My poison ivy, I noted, was still spreading.

—Ashley P. Taylor

Ashley P. Taylor is a Brooklyn-based writer of journalism, essays, and fiction. Her essays have appeared in LUMINA Online Journal, Vol. 1 Brooklyn, The Brooklyn Rail, Entropy Magazine, and Catapult and have been listed as notable in Best American Essays 2016 and 2017. Her short fiction has appeared in Vol. 1 Brooklyn and Joyland.


Osage Orange at Summer Solstice

Memories lie slumbering within us for months and years, quietly proliferating, until they are woken by some trifle and in some strange way blind us to life. —W. G. Sebald, Rings of Saturn

21 June 2018

A man walked up to me today. I was sitting cross-legged
under my favorite tree. I was also doing research for a story
on my favorite tree on campus. It’s my favorite tree because

Got so many names—like me—I am Shell I am
Shelly I am Mama I am Mac I am Teacher

I am Kudzu  I am Bones I am Skelly-ton
(in order of importance) I am me
It is Osage orange it is mock orange it is hedge
apple it is horse apple it is Bois d’arc (bow-
dark) in the Delta where I’m from it is
green monkey brain tree

Got so many uses—like me—I can dance I can
write I can paint I can teach I can birth I can
love I cannot sing the Osage orange’s wood it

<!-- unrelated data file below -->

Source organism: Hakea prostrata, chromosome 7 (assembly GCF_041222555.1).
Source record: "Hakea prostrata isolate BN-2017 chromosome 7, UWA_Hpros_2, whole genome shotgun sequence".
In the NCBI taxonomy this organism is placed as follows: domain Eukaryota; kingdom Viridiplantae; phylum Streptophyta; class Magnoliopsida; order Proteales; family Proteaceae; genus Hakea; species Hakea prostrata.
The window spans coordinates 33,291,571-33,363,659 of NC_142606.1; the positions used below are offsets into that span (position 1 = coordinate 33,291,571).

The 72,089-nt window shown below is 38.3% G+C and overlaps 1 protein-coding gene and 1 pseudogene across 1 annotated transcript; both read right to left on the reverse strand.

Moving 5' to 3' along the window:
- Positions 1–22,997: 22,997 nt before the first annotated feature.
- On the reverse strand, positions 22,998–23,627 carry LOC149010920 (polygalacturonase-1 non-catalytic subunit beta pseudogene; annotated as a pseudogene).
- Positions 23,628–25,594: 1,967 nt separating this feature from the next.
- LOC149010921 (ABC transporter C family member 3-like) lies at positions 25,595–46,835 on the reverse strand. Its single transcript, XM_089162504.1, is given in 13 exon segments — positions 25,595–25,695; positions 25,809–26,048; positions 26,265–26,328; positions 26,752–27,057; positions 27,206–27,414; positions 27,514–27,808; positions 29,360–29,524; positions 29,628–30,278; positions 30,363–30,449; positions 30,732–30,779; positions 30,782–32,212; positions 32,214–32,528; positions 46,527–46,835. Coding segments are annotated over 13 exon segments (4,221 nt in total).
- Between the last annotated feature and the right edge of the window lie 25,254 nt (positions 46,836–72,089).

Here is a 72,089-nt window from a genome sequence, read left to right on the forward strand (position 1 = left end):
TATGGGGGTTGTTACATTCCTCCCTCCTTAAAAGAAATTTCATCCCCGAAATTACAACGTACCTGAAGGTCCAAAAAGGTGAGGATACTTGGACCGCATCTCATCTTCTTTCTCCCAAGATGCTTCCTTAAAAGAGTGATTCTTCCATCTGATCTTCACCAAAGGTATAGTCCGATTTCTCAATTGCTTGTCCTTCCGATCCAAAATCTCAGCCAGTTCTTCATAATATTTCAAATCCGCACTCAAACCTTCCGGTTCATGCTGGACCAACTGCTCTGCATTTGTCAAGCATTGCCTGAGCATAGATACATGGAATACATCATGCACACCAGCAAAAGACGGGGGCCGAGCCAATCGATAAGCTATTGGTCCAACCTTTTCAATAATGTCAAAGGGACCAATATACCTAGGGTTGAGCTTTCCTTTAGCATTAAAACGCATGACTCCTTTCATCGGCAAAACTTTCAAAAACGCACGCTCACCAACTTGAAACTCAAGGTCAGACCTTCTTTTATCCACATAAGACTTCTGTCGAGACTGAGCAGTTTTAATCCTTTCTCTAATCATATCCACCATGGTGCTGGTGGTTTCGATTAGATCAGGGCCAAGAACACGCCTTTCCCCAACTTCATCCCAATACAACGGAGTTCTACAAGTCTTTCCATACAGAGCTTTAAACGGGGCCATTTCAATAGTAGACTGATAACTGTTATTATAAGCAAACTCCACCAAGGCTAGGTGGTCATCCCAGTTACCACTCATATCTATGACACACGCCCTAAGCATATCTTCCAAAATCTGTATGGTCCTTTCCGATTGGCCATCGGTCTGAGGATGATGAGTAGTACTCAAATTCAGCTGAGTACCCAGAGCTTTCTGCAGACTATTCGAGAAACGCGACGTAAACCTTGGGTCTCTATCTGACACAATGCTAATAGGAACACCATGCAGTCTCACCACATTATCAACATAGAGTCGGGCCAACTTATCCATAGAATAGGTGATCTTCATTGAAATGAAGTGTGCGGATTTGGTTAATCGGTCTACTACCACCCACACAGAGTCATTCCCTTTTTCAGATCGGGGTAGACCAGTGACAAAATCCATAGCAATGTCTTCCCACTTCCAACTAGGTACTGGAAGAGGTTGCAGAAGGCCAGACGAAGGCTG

can make canes make flutes make bows
make war clubs for the Osage to hunt its fruit
can scare away roaches away spiders also if you
grind up the fruit you can dig a little trench
put the fruit in you’ll have a row of hedge apples
a hedge of hedge apples a living fence

At this point in my research, that man walked up to me asking about my new electric bike parked under my favorite Osage orange. I am holding an Osage orange leaf and a piece of Osage orange bark I ask him if he knows some bike paths around here he said yes he told me how to ride off the mountain he said he rides sometimes to his mother’s in Petersburg his wife picks him up

I ask him if he knows about Osage orange trees. he said yes he grew up sixty miles away his father planted these trees they have big thorns he said see? yes I see I said I am trying to make a story about them I said here’s a place where a branch was cut two thorns are still there sideways almost

like a cross he held up a branch said crown of thorns? that’s it I thought my story I thought he said we call it a hedge apple it makes natural hedges because of the thorns see? we cut the wood for fire it burns hot he said it’s hard he said bois d’arc means wood of the bow I know I said bois means wood in French I know I said the duh means of I know I said then I said the arc means ark like Noah’s ark I said no he said it means bow my father called our place Bois d’arc Hills Farm he said the wood is orange it turns yellow when it is old